Radoslaw Kawecki Arena

Radoslaw Kawecki — Photo Courtesy: Gian Mattia Dalberto/Lapresse

Still, it was a bummer for Pebley to not touch first in the 200 back, even if he turned the tables from the Olympic final and finished ahead of Mitch Larkin and Xu Jiayu. But he could not catch Radoslaw Kawecki, who won the race in 1:47.63, to Pebley’s 1:48.98.

“I kind of took it on my shoulders to win that race since Ryan (Murphy) wasn’t there,” he said. “I was thinking about it the whole meet—I really wanted to win that, but Kawecki got the better of me that last 50.”

What’s Next in Life and in the Pool

He hasn’t been to any other major meets since Windsor, but it has not exactly been a quiet winter and spring for Pebley. In March, he proposed to longtime girlfriend Nikki Owens, and the two have been busy planning a wedding scheduled for late August.

At the end of May, Pebley graduated from Cal-Berkeley and then moved into a house with fellow Cal pros Murphy, Josh Prenot and Missy Franklin. Pebley says that swimming the same events as Murphy has no effect on their relationship outside the pool.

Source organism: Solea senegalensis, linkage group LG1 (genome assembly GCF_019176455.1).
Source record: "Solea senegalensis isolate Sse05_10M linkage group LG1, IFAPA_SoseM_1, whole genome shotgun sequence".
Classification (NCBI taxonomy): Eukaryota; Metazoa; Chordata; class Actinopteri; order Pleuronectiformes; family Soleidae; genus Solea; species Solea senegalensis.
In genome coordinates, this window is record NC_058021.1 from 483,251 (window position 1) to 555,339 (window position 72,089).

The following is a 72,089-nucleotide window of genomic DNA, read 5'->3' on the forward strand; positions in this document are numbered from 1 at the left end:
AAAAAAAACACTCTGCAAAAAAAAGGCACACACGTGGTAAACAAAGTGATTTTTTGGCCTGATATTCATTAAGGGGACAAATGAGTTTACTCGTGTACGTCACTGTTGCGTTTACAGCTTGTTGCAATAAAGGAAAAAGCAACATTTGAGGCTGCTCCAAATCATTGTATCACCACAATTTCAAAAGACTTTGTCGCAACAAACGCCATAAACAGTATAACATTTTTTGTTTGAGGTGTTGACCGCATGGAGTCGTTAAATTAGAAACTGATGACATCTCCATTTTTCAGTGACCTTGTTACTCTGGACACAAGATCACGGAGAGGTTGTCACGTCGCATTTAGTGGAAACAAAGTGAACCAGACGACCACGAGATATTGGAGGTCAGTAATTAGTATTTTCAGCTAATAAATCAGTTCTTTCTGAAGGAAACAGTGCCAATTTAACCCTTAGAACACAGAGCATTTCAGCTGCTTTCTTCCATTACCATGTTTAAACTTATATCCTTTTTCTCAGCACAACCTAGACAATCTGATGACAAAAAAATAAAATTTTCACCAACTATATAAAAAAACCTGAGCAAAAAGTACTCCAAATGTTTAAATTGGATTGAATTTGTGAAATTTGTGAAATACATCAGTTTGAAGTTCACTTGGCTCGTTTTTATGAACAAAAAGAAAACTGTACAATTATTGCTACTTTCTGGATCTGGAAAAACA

“We’re not evil towards each other or whatever,” he said. “Obviously, I don’t want to lose to Ryan, and Ryan doesn’t want to lose to me—we have goals, and they’re probably pretty similar—but when we leave the pool, we have similar interests, we hang out, and it’s like, ‘whatever.’ Swimming and life don’t have to mesh too much.”

ryan-murphy-backstroke

Photo Courtesy: Rob Schumacher-USA TODAY Sports

When Murphy struck gold in Rio in both the 100 and 200 back as well as on the 400 medley relay, Pebley was pumped for his friend and pleased to see Murphy carry on a tradition of excellence—one that Pebley, too, hopes to be a part of in 2020.